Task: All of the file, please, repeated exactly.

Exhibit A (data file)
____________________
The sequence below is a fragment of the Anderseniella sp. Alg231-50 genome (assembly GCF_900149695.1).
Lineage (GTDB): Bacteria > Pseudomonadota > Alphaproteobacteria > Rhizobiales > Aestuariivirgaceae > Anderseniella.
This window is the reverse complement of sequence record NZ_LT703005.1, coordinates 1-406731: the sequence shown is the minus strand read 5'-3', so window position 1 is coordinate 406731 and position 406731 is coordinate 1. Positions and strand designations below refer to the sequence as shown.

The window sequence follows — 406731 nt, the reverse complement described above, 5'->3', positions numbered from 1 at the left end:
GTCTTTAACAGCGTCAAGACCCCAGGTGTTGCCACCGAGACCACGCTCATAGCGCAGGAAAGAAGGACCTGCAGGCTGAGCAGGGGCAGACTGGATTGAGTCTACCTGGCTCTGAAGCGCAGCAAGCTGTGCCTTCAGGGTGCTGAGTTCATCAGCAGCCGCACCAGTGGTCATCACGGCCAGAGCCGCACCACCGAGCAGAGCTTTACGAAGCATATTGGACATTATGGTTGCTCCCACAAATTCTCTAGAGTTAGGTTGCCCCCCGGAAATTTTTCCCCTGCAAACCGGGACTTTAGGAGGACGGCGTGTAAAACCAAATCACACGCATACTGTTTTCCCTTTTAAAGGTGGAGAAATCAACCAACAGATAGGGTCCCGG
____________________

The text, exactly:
The sequence below is a fragment of the Anderseniella sp. Alg231-50 genome (assembly GCF_900149695.1).
Lineage (GTDB): Bacteria > Pseudomonadota > Alphaproteobacteria > Rhizobiales > Aestuariivirgaceae > Anderseniella.
This window is the reverse complement of sequence record NZ_LT703005.1, coordinates 1-406731: the sequence shown is the minus strand read 5'-3', so window position 1 is coordinate 406731 and position 406731 is coordinate 1. Positions and strand designations below refer to the sequence as shown.

The window sequence follows — 406731 nt, the reverse complement described above, 5'->3', positions numbered from 1 at the left end:
GTCTTTAACAGCGTCAAGACCCCAGGTGTTGCCACCGAGACCACGCTCATAGCGCAGGAAAGAAGGACCTGCAGGCTGAGCAGGGGCAGACTGGATTGAGTCTACCTGGCTCTGAAGCGCAGCAAGCTGTGCCTTCAGGGTGCTGAGTTCATCAGCAGCCGCACCAGTGGTCATCACGGCCAGAGCCGCACCACCGAGCAGAGCTTTACGAAGCATATTGGACATTATGGTTGCTCCCACAAATTCTCTAGAGTTAGGTTGCCCCCCGGAAATTTTTCCCCTGCAAACCGGGACTTTAGGAGGACGGCGTGTAAAACCAAATCACACGCATACTGTTTTCCCTTTTAAAGGTGGAGAAATCAACCAACAGATAGGGTCCCGG